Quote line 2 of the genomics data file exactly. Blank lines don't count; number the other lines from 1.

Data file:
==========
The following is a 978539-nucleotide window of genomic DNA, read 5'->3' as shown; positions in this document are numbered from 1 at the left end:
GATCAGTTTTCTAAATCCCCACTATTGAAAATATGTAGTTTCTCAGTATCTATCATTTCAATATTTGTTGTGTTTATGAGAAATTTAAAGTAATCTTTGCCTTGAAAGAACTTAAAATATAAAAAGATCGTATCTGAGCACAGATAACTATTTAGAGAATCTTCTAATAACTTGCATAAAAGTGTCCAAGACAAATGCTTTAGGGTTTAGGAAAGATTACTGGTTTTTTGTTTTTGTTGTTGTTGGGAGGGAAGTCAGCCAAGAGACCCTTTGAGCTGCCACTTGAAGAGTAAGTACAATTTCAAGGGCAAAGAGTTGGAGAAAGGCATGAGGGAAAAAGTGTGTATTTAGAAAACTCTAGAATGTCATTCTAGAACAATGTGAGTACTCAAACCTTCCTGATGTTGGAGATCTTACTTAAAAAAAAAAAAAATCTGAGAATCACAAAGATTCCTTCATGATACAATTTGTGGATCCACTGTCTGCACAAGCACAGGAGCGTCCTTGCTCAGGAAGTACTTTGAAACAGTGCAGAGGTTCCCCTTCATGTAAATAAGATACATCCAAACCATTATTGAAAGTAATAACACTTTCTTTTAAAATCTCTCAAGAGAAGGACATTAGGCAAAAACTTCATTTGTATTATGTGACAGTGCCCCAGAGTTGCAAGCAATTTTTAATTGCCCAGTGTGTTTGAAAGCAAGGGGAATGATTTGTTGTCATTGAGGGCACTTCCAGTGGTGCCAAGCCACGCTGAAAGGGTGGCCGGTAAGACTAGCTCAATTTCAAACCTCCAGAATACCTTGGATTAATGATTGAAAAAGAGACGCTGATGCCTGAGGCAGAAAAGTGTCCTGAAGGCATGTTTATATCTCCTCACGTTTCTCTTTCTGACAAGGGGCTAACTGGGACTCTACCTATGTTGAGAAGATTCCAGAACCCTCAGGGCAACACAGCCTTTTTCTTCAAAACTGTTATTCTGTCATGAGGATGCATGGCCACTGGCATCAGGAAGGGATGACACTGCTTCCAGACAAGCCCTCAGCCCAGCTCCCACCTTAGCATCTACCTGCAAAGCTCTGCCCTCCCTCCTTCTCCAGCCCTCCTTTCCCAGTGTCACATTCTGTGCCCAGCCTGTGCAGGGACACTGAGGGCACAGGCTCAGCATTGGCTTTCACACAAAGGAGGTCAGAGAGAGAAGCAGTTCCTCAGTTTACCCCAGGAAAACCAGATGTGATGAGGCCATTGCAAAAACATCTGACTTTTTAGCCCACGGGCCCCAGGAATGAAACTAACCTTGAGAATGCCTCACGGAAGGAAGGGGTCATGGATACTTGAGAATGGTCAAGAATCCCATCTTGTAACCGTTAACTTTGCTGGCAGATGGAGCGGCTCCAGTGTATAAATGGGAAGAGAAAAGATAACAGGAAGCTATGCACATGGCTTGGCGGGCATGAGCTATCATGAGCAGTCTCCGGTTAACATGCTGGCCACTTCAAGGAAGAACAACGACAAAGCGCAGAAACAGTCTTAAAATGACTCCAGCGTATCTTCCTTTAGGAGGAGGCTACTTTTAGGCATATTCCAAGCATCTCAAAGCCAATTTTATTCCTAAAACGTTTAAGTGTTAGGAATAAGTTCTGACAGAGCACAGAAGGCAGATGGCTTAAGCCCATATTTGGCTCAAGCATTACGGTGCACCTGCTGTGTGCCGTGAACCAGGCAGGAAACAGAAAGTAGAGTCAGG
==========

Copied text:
GATCAGTTTTCTAAATCCCCACTATTGAAAATATGTAGTTTCTCAGTATCTATCATTTCAATATTTGTTGTGTTTATGAGAAATTTAAAGTAATCTTTGCCTTGAAAGAACTTAAAATATAAAAAGATCGTATCTGAGCACAGATAACTATTTAGAGAATCTTCTAATAACTTGCATAAAAGTGTCCAAGACAAATGCTTTAGGGTTTAGGAAAGATTACTGGTTTTTTGTTTTTGTTGTTGTTGGGAGGGAAGTCAGCCAAGAGACCCTTTGAGCTGCCACTTGAAGAGTAAGTACAATTTCAAGGGCAAAGAGTTGGAGAAAGGCATGAGGGAAAAAGTGTGTATTTAGAAAACTCTAGAATGTCATTCTAGAACAATGTGAGTACTCAAACCTTCCTGATGTTGGAGATCTTACTTAAAAAAAAAAAAAATCTGAGAATCACAAAGATTCCTTCATGATACAATTTGTGGATCCACTGTCTGCACAAGCACAGGAGCGTCCTTGCTCAGGAAGTACTTTGAAACAGTGCAGAGGTTCCCCTTCATGTAAATAAGATACATCCAAACCATTATTGAAAGTAATAACACTTTCTTTTAAAATCTCTCAAGAGAAGGACATTAGGCAAAAACTTCATTTGTATTATGTGACAGTGCCCCAGAGTTGCAAGCAATTTTTAATTGCCCAGTGTGTTTGAAAGCAAGGGGAATGATTTGTTGTCATTGAGGGCACTTCCAGTGGTGCCAAGCCACGCTGAAAGGGTGGCCGGTAAGACTAGCTCAATTTCAAACCTCCAGAATACCTTGGATTAATGATTGAAAAAGAGACGCTGATGCCTGAGGCAGAAAAGTGTCCTGAAGGCATGTTTATATCTCCTCACGTTTCTCTTTCTGACAAGGGGCTAACTGGGACTCTACCTATGTTGAGAAGATTCCAGAACCCTCAGGGCAACACAGCCTTTTTCTTCAAAACTGTTATTCTGTCATGAGGATGCATGGCCACTGGCATCAGGAAGGGATGACACTGCTTCCAGACAAGCCCTCAGCCCAGCTCCCACCTTAGCATCTACCTGCAAAGCTCTGCCCTCCCTCCTTCTCCAGCCCTCCTTTCCCAGTGTCACATTCTGTGCCCAGCCTGTGCAGGGACACTGAGGGCACAGGCTCAGCATTGGCTTTCACACAAAGGAGGTCAGAGAGAGAAGCAGTTCCTCAGTTTACCCCAGGAAAACCAGATGTGATGAGGCCATTGCAAAAACATCTGACTTTTTAGCCCACGGGCCCCAGGAATGAAACTAACCTTGAGAATGCCTCACGGAAGGAAGGGGTCATGGATACTTGAGAATGGTCAAGAATCCCATCTTGTAACCGTTAACTTTGCTGGCAGATGGAGCGGCTCCAGTGTATAAATGGGAAGAGAAAAGATAACAGGAAGCTATGCACATGGCTTGGCGGGCATGAGCTATCATGAGCAGTCTCCGGTTAACATGCTGGCCACTTCAAGGAAGAACAACGACAAAGCGCAGAAACAGTCTTAAAATGACTCCAGCGTATCTTCCTTTAGGAGGAGGCTACTTTTAGGCATATTCCAAGCATCTCAAAGCCAATTTTATTCCTAAAACGTTTAAGTGTTAGGAATAAGTTCTGACAGAGCACAGAAGGCAGATGGCTTAAGCCCATATTTGGCTCAAGCATTACGGTGCACCTGCTGTGTGCCGTGAACCAGGCAGGAAACAGAAAGTAGAGTCAGG